All top sales talent leave. Eventually your top reps move on to pursue more opportunity. Bull markets like we’re currently experiencing expose sales leaders in two distinct ways: 1) they stop recruiting and become over-reliant on recruiters to fill the few open vacancies, and the team’s overall “bench strength” declines; 2) they assume top-producers are happy with their current earnings (most reps are enjoying health commission checks), and they neglect to make sure their rep’s career needs are being met.
Since a changing market is imminent, I’ve prepared some questions every CEO should be asking of the sales leader.
Questions Every CEO Should Ask About Strategy:
- What happens if we lose one or more of our top accounts?
- How are we evaluating the position of our offering to ensure it’s more than competitive in the market?
- Does our current go-to-market strategy really support the company’s strategic objectives over the next 1–3 years?
- Have we identified the right strategic partners to explore joint ventures, collaboration, or a potential acquisition?
- What else could we be offering our customers that they currently buy from other sources?
- How are you planning to replace yourself? Are you doing work that only you can do?
- How much of your time is spent on low value activity vs. uniquely helping us grow the business?
Questions Every CEO Should Ask About Expense Management:
- How have expenses per sales rep trended over the last six months?
- What % of our discretionary spending is allocated to closing new business vs. maintaining existing business?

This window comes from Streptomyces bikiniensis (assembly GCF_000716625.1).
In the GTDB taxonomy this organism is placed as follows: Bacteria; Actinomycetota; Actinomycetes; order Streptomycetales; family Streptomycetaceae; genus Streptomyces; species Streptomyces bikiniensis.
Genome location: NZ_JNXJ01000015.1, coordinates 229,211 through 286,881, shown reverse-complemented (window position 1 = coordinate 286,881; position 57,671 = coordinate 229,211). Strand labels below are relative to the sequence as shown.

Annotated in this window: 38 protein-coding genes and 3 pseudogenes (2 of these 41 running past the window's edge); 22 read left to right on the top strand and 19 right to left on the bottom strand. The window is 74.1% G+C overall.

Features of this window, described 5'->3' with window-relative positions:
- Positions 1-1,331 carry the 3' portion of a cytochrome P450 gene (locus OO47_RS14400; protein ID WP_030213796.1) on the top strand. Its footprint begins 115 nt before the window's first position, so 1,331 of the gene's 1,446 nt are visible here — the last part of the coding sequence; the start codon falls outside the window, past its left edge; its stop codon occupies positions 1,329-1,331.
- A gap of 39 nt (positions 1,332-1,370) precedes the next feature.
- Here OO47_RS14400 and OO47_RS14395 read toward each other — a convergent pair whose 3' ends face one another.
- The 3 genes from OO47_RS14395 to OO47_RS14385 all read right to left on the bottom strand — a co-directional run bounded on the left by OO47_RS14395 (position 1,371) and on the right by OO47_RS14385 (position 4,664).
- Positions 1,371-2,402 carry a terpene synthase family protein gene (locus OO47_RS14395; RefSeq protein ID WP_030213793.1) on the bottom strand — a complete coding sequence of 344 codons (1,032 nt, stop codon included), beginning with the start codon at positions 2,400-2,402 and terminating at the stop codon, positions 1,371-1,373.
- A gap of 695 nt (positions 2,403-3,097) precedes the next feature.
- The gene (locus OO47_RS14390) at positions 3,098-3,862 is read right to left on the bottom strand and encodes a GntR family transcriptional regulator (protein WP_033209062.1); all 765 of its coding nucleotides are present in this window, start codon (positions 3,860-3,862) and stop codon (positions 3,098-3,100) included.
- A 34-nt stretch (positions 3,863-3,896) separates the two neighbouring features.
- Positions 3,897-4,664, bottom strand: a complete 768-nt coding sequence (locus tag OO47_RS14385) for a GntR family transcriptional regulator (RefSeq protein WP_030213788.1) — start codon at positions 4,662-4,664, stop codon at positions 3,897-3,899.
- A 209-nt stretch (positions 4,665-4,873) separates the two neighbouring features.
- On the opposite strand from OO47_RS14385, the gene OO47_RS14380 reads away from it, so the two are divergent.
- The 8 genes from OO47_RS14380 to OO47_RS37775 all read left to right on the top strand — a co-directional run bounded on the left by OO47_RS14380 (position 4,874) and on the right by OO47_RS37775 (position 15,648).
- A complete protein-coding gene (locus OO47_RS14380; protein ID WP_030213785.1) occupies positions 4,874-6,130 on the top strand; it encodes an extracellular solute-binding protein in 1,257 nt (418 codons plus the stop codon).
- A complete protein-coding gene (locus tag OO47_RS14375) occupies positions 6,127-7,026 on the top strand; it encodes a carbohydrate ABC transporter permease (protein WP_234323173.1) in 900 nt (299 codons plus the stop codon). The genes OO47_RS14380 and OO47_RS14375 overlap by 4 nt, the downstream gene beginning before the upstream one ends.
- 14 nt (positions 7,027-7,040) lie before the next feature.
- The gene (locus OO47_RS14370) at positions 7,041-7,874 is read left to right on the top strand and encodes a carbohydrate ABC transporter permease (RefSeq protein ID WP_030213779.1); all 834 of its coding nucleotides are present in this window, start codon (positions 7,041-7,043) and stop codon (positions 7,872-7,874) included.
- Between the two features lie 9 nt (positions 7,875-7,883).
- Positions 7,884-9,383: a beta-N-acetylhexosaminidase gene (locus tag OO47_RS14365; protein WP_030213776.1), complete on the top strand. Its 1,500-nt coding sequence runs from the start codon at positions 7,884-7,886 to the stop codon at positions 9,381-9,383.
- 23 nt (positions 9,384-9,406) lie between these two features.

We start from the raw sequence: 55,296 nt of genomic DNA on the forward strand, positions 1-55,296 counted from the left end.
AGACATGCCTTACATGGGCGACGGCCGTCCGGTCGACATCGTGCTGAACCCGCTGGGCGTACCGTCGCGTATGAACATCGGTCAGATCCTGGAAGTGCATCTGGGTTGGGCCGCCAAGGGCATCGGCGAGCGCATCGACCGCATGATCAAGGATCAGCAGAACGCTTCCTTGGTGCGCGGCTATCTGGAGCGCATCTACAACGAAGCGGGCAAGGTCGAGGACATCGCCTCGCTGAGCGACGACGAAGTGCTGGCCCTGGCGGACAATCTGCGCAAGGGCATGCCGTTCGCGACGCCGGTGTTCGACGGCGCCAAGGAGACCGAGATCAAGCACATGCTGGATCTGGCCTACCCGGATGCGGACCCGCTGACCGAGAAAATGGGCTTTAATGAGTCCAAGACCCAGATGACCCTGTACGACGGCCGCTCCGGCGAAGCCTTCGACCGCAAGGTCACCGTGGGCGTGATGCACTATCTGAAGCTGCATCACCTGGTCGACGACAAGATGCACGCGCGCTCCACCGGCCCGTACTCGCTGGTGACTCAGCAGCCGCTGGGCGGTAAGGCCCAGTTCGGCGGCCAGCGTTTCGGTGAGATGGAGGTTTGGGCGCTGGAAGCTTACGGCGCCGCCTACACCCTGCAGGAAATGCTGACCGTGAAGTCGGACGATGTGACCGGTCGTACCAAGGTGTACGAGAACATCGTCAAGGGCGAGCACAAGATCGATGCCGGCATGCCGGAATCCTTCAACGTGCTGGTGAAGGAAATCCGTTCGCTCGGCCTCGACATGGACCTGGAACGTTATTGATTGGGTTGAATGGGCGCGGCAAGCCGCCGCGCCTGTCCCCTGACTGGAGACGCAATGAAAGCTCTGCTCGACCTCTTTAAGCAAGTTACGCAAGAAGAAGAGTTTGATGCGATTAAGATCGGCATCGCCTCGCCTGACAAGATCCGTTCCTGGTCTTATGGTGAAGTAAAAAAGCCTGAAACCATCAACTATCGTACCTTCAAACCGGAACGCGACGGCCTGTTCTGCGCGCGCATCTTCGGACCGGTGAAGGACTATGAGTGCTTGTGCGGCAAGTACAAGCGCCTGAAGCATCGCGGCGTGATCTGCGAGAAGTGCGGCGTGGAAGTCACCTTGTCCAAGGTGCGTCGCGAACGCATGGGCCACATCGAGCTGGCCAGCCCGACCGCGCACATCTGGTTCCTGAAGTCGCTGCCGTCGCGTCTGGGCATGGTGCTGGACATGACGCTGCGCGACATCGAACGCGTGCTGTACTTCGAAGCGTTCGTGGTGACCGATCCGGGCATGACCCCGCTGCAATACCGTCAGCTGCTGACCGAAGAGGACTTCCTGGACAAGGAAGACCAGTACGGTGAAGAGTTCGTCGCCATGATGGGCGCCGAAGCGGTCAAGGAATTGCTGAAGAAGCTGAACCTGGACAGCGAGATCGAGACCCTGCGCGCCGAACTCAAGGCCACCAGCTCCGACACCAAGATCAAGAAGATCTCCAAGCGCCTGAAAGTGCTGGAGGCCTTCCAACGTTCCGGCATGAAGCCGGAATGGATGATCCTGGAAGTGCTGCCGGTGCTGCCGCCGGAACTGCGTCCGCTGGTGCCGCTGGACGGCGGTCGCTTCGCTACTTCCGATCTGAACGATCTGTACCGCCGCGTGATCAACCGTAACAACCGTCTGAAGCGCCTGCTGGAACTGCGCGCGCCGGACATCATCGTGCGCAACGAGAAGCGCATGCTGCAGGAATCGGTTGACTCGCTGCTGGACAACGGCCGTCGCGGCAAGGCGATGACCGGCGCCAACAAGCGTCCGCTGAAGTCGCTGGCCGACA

- How do we measure the ROI on certain expenses? Travel? Conferences? Tools in the sales stack?
- If you had to eliminate 20%+ of discretionary spending tomorrow, what would you eliminate and why?
- What is the optimal cost per sales rep? How do we realize incremental decreases in cost per sales rep month-over-month?
- If we were to increase your expense budget by 20%+ how would you spend the money?
Questions Every CEO Should Ask About Talent Management:
- What happens if tomorrow we ask you to reduce the sales force by 10%? To whom do you reassign the accounts?
- How would losing your top two reps change the way you’ve currently structured the team? How long would it take you to replace them?
- Have we structured the team so that we have them focused on the right activities? Are we asking too much of the team? Do you see opportunities for specialization or more generalization within the team?
- If we asked you to double the size of the sales team in 120 days, could you?
- How many of the current sales reps are craving and prepared for more responsibility?
Good sales leaders plan. Despite confidence, they never feel safe or comfortable; they remain afraid, terrified even, of not hitting their number. The most successful leaders differ from their less successful peers in how they maintain hypervigilance in good times as well as bad. Even in calm, clear, positive conditions, the successful sales leader constantly considers the possibility that events could turn against her at any moment. Actually, she believes that conditions will, with 100% certainty, turn against her without warning. At some unpredictable moment, at some highly inconvenient time, things will change, and she’d better be prepared.